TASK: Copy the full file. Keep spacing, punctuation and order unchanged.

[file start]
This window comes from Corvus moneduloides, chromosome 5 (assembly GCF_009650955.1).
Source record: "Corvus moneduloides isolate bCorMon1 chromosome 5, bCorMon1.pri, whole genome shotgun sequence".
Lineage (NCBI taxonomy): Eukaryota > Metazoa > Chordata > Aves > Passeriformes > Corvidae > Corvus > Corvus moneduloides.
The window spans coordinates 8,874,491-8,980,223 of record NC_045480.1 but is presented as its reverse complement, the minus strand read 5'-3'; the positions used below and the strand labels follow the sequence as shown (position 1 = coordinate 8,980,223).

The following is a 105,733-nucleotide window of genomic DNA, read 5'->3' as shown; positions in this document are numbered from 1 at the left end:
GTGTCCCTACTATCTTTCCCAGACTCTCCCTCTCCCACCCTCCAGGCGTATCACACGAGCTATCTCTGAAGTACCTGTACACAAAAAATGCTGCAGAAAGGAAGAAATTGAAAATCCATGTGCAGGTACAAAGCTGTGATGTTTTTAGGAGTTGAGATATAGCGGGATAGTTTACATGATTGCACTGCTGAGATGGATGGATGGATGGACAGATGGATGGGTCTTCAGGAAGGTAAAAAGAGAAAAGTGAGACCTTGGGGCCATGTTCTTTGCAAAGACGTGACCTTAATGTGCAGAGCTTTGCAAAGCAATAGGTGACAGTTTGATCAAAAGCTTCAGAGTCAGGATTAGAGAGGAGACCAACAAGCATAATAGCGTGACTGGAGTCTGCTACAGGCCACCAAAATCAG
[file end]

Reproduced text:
This window comes from Corvus moneduloides, chromosome 5 (assembly GCF_009650955.1).
Source record: "Corvus moneduloides isolate bCorMon1 chromosome 5, bCorMon1.pri, whole genome shotgun sequence".
Lineage (NCBI taxonomy): Eukaryota > Metazoa > Chordata > Aves > Passeriformes > Corvidae > Corvus > Corvus moneduloides.
The window spans coordinates 8,874,491-8,980,223 of record NC_045480.1 but is presented as its reverse complement, the minus strand read 5'-3'; the positions used below and the strand labels follow the sequence as shown (position 1 = coordinate 8,980,223).

The following is a 105,733-nucleotide window of genomic DNA, read 5'->3' as shown; positions in this document are numbered from 1 at the left end:
GTGTCCCTACTATCTTTCCCAGACTCTCCCTCTCCCACCCTCCAGGCGTATCACACGAGCTATCTCTGAAGTACCTGTACACAAAAAATGCTGCAGAAAGGAAGAAATTGAAAATCCATGTGCAGGTACAAAGCTGTGATGTTTTTAGGAGTTGAGATATAGCGGGATAGTTTACATGATTGCACTGCTGAGATGGATGGATGGATGGACAGATGGATGGGTCTTCAGGAAGGTAAAAAGAGAAAAGTGAGACCTTGGGGCCATGTTCTTTGCAAAGACGTGACCTTAATGTGCAGAGCTTTGCAAAGCAATAGGTGACAGTTTGATCAAAAGCTTCAGAGTCAGGATTAGAGAGGAGACCAACAAGCATAATAGCGTGACTGGAGTCTGCTACAGGCCACCAAAATCAG